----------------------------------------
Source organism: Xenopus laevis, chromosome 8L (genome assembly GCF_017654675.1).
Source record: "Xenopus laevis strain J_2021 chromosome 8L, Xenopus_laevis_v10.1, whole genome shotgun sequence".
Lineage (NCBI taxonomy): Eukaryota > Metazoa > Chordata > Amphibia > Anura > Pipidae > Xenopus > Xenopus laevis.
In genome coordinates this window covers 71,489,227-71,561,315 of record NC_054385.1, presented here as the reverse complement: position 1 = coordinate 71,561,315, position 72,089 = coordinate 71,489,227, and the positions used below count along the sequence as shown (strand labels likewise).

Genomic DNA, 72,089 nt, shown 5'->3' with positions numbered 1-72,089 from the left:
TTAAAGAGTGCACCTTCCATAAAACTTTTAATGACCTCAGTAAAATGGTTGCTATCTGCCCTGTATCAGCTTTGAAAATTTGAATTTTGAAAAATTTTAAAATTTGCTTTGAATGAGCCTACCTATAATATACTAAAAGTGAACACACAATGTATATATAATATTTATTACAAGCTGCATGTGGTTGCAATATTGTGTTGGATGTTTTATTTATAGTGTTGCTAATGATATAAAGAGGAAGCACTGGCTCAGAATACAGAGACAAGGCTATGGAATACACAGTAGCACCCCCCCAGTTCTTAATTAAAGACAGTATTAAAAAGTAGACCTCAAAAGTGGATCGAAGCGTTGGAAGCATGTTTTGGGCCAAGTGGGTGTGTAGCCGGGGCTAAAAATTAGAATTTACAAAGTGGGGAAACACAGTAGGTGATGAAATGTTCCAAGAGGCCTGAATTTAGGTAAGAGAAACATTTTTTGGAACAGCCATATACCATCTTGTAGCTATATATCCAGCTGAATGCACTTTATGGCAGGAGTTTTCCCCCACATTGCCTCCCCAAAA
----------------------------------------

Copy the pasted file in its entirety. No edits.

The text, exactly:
Source organism: Xenopus laevis, chromosome 8L (genome assembly GCF_017654675.1).
Source record: "Xenopus laevis strain J_2021 chromosome 8L, Xenopus_laevis_v10.1, whole genome shotgun sequence".
Lineage (NCBI taxonomy): Eukaryota > Metazoa > Chordata > Amphibia > Anura > Pipidae > Xenopus > Xenopus laevis.
In genome coordinates this window covers 71,489,227-71,561,315 of record NC_054385.1, presented here as the reverse complement: position 1 = coordinate 71,561,315, position 72,089 = coordinate 71,489,227, and the positions used below count along the sequence as shown (strand labels likewise).

Genomic DNA, 72,089 nt, shown 5'->3' with positions numbered 1-72,089 from the left:
TTAAAGAGTGCACCTTCCATAAAACTTTTAATGACCTCAGTAAAATGGTTGCTATCTGCCCTGTATCAGCTTTGAAAATTTGAATTTTGAAAAATTTTAAAATTTGCTTTGAATGAGCCTACCTATAATATACTAAAAGTGAACACACAATGTATATATAATATTTATTACAAGCTGCATGTGGTTGCAATATTGTGTTGGATGTTTTATTTATAGTGTTGCTAATGATATAAAGAGGAAGCACTGGCTCAGAATACAGAGACAAGGCTATGGAATACACAGTAGCACCCCCCCAGTTCTTAATTAAAGACAGTATTAAAAAGTAGACCTCAAAAGTGGATCGAAGCGTTGGAAGCATGTTTTGGGCCAAGTGGGTGTGTAGCCGGGGCTAAAAATTAGAATTTACAAAGTGGGGAAACACAGTAGGTGATGAAATGTTCCAAGAGGCCTGAATTTAGGTAAGAGAAACATTTTTTGGAACAGCCATATACCATCTTGTAGCTATATATCCAGCTGAATGCACTTTATGGCAGGAGTTTTCCCCCACATTGCCTCCCCAAAA